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Mount Remarkable National Park, Adelaide

Mount Remarkable National Park Overview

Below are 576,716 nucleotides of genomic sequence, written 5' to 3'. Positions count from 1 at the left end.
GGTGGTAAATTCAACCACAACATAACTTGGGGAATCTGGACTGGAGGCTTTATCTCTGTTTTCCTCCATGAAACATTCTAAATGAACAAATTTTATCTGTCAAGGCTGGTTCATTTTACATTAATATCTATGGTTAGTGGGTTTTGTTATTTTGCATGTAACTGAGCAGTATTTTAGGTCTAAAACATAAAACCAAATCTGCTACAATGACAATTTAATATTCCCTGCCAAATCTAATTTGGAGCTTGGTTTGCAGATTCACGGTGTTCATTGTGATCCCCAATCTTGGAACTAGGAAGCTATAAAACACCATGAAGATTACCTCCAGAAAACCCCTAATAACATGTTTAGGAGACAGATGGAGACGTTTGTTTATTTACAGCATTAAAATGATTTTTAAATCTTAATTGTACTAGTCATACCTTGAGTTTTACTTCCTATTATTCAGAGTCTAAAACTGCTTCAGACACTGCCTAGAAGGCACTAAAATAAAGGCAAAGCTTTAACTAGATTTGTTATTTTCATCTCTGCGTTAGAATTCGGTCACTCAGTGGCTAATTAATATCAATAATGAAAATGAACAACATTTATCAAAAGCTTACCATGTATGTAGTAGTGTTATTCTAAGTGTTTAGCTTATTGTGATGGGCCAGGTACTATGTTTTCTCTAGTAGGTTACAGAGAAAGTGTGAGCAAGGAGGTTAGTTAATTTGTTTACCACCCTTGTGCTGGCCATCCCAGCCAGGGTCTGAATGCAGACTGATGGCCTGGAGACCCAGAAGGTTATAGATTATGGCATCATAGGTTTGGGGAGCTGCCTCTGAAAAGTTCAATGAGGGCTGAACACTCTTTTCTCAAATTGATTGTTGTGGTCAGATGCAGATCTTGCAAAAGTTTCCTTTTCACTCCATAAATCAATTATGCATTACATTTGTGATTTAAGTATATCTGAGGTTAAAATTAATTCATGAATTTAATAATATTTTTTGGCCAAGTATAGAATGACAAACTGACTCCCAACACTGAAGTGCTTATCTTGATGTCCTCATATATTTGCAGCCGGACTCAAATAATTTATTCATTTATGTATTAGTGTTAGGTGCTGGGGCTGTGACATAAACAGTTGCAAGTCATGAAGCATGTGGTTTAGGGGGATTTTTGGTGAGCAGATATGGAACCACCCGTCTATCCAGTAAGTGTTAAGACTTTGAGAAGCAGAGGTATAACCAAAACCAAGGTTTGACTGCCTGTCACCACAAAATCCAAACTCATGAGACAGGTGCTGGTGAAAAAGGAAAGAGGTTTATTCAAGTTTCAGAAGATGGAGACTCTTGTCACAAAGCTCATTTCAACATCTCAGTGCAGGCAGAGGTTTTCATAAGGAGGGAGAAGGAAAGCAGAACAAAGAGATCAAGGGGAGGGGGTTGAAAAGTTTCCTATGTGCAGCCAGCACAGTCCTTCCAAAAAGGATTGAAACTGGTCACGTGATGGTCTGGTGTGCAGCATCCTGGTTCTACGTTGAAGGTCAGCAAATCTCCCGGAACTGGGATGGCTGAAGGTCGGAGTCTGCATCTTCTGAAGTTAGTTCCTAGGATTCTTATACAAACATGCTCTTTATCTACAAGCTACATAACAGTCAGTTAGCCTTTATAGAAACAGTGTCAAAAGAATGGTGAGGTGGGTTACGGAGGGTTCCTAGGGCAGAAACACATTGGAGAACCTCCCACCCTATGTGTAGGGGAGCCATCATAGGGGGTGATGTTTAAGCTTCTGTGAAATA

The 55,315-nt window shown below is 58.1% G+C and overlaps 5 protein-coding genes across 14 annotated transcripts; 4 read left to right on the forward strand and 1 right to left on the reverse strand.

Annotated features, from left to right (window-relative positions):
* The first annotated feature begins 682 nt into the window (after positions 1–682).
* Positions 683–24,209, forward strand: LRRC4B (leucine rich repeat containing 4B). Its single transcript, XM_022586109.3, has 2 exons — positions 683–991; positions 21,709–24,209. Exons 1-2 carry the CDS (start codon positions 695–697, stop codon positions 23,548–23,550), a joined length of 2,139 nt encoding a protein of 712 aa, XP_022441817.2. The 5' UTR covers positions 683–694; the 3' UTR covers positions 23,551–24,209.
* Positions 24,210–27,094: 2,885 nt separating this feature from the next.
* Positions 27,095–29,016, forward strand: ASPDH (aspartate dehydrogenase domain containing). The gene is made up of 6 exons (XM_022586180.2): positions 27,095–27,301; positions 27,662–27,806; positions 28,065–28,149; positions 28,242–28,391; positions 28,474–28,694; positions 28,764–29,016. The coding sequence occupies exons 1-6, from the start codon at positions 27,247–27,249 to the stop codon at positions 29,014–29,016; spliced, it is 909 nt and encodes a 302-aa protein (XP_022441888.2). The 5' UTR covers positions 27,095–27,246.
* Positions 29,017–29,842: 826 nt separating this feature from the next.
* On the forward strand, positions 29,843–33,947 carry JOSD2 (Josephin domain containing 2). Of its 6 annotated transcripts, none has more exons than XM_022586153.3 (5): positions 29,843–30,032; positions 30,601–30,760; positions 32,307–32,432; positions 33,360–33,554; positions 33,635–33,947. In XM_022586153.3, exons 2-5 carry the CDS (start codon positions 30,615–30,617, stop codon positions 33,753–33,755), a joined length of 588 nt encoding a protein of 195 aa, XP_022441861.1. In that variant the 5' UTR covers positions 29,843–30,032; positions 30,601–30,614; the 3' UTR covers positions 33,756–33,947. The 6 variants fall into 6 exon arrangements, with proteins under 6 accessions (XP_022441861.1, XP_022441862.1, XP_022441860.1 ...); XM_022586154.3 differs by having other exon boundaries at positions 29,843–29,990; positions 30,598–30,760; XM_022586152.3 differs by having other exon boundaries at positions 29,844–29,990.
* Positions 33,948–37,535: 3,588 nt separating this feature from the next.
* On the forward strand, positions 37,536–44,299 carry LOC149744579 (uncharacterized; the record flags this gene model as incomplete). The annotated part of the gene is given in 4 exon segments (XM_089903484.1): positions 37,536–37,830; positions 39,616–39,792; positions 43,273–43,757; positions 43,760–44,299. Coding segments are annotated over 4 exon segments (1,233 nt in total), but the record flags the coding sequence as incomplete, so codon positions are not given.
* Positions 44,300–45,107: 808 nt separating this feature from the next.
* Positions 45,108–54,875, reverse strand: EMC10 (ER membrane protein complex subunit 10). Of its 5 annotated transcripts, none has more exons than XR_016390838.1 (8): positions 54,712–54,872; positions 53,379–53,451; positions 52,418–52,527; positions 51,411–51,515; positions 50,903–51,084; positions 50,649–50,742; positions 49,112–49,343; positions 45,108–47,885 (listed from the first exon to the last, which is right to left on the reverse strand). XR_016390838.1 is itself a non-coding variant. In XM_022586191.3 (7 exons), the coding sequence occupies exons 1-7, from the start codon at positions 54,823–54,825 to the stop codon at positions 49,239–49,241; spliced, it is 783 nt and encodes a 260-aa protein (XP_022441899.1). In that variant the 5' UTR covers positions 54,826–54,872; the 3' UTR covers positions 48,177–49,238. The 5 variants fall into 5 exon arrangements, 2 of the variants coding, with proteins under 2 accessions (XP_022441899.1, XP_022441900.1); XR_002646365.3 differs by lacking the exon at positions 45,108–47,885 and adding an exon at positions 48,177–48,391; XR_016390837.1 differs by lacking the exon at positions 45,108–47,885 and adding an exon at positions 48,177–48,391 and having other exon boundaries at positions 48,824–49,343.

Mount Remarkable National Park, in the Southern Flinders Ranges, offers visitors a true wilderness experience within easy reach of Adelaide and the more populated areas of South Australia. Dramatic mountain scenery and natural diversity of the park make it a great location for camping, bushwalking and a wide range of recreational activities. The 16,000 ha park stretches from the coastal plain on the western side of the Flinders Ranges to the foothills above Wilmington. Its geographical location, where South Australia's arid north and wetter southern regions overlap, makes it a key conservation area with an intriguing mix of flora and fauna from both environments. History: Mount Remarkable National Park lies within the region occupied by the Nukunu people of the Southern Flinders Ranges and coastal plains. They called Mount Remarkable Wangyarra, "arra" meaning running water. Edward John Eyre named Mount Remarkable in June 1840. Aboriginal people were hostile to European occupation but sheep and cattle runs were nevertheless established in 1844 and 1845 which sadly and typically led to the displacement and demise of many of the Nukunu people, descendants of whom still have a strong affiliation with the park. The Baroota, Stony Creek and Beautiful Valley pastoral runs represented the first European land use of parts of what is now Mount Remarkable National Park. Pastoral runs were resumed and subdivided in the 1870s. There followed a succession of leaseholders, many of whom still live in the area and retain an interest in the park. Areas at Alligator Gorge and Mambray Creek were dedicated as National Pleasure resorts in 1952. From that time these areas were added to, and came under the control of the National Parks Commission in the 1960s. With the passage of the National Parks and Wildlife Act in 1972, 3 areas comprised of Alligator Gorge, Mambray Creek and Mount Remarkable were proclaimed under one title as Mount Remarkable National Park. From then there have been a number of additions to the present total of more than 16,000 ha, the most recent being the Warren Bonython Link in 1998 which joined the eastern and western sections of the park. Contacts: For further information and bookings for Mount Remarkable National Park, or information on other Southern Flinders parks including Mount Brown Conservation Park, The Dutchmans Stern Conservation Park, Telowie Gorge Conservation Park and Winninowie Conservation Park, contact: Mount Remarkable National Park PMB 7 Mambray Creek via Port Pirie SA 5540 Phone: (61 8) 8634 7068 Fax: (61 8) 8634 7085 How To Get There: Vehicle access to Mount Remarkable National Park is from Highway 1, approximately 45 km north of Port Pirie, to park headquarters at Mambray Creek (5 km), or via a picturesque drive commencing 1 km south of Wilmington on Main North Road to Alligator Gorge (13 km). Walking access is provided within the park from these locations and from Melrose, which lies at the foot of Mt Remarkable itself. Is There A Best Season: Autumn to spring is the best time to visit Mount Remarkable National Park when the weather is mild and vegetation and wildlife thriving. Summer visits can be rewarding, too, provided your activities are tailored to weather conditions and extra care is taken in preparation. Exploring the Park: Day Visitors Day visitor areas are located at Mambray Creek on the western side of the park and at BlueGum Flat near Alligator Gorge on the eastern side. Car parking, bins, toilets, picnic tables, gas barbeques and walk trailheads are provided. Camping Vehicle based camping is provided at Mambray Creek campground. There are fifty-three level unpowered sites, flushing toilets, solar heated showers, water supply, firewood supply (in season), rubbish disposal and communal fireplaces. Facilities provided are suitable for disabled access. Two group camping areas located adjacent to the main campground are also available. These are ideal for school, community and large family groups, with a capacity of 60 people in Redgums Group Campsite and 40 in Native Pines Group Campsite. Each group camping area consists of communal areas, with running water, kitchen site with table and a fire pit surrounded by benches. Tent sites radiate from these central areas. The group sites share an amenities block. Advance bookings for individual campsites are essential for Easter, April and September school holidays and long weekends during the visitor season from March to November, and for group sites throughout the year. Bush Camping: Bush camping in Mount Remarkable National Park means a walk-in with your pack, low impact activity. You may camp overnight in any of the eleven designated sites from 1 May to 31 October only. Please keep to these sites when camping within the park. This minimises environmental impact and enables staff to monitor and manage sites. Organised groups should be limited to a maximum of twelve people. A Trip Intentions form (200Kb PDF) should be lodged with the park office well in advance.

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